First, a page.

The proof is in the wearing as they say, and I have worn this one every day since it has been finished. I’ve determined that navy is a neutral and must thus go with everything. In contrast to the light blues and greens in the previous circle scarf, I’ve decided that I can wear this with red too.. In any case, Happy Easter!

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Home Decor

You may have read in Shrug? that I have been looking for curtains on the fabric market. On the first try, I went with my Dad to Utrecht. That time showed us that even market salesmen don’t like snow… Only about a third of the stall were there and it was very cold. We went back and forth a couple of times, with my dad complaining of a cold neck most of the time. At some point I convinced him that we should just get a bit of fabric for him to wrap around his neck. We found something that was super nice, and that I wanted to have. Five minutes later, my dad had an improv scarf and I had enough fabric to make some pillow cases.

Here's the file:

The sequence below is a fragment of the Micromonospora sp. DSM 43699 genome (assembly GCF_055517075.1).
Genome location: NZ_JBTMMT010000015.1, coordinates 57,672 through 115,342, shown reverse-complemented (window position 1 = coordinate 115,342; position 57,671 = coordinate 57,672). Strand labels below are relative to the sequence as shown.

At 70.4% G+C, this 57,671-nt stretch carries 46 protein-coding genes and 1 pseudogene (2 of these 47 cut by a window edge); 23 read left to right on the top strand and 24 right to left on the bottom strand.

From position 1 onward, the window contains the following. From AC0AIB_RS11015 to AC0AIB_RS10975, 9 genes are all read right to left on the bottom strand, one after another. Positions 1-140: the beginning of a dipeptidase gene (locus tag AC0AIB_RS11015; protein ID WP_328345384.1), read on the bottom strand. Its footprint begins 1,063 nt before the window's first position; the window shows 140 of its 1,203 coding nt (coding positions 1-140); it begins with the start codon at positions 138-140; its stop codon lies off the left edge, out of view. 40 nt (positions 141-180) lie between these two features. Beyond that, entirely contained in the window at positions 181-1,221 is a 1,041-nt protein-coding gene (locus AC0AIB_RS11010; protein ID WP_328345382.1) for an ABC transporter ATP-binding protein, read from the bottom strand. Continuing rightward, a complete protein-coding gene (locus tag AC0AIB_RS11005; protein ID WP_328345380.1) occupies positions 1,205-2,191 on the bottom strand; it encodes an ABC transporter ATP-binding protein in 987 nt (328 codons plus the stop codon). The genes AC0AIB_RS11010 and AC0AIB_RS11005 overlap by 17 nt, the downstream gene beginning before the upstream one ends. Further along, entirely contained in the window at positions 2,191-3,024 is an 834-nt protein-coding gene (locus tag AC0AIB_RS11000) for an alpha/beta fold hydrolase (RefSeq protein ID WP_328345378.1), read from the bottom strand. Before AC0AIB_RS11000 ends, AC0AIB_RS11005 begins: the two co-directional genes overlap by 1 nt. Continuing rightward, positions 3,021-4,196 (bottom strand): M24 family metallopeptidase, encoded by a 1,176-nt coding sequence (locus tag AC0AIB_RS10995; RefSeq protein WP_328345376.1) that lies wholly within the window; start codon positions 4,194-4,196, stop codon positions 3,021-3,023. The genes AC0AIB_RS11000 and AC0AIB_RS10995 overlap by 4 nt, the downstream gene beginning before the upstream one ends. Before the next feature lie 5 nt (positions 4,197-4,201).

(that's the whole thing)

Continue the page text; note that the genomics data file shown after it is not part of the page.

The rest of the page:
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It look me a little bit of time, but Sunday morning, I figured it shouldn’t take too much time. Luckily, I was right. About an hour after I’d decided to start my project, I had six finished pillowcases. Granted, the fabric didn’t need to be finished, so it was just cutting pieces and sewing two seams, but still. Cutting always take the longest..

Anyway, here they are in their new natural habitat. I need to see how long it takes for them to felt up, because that happened a little to the scarf bit…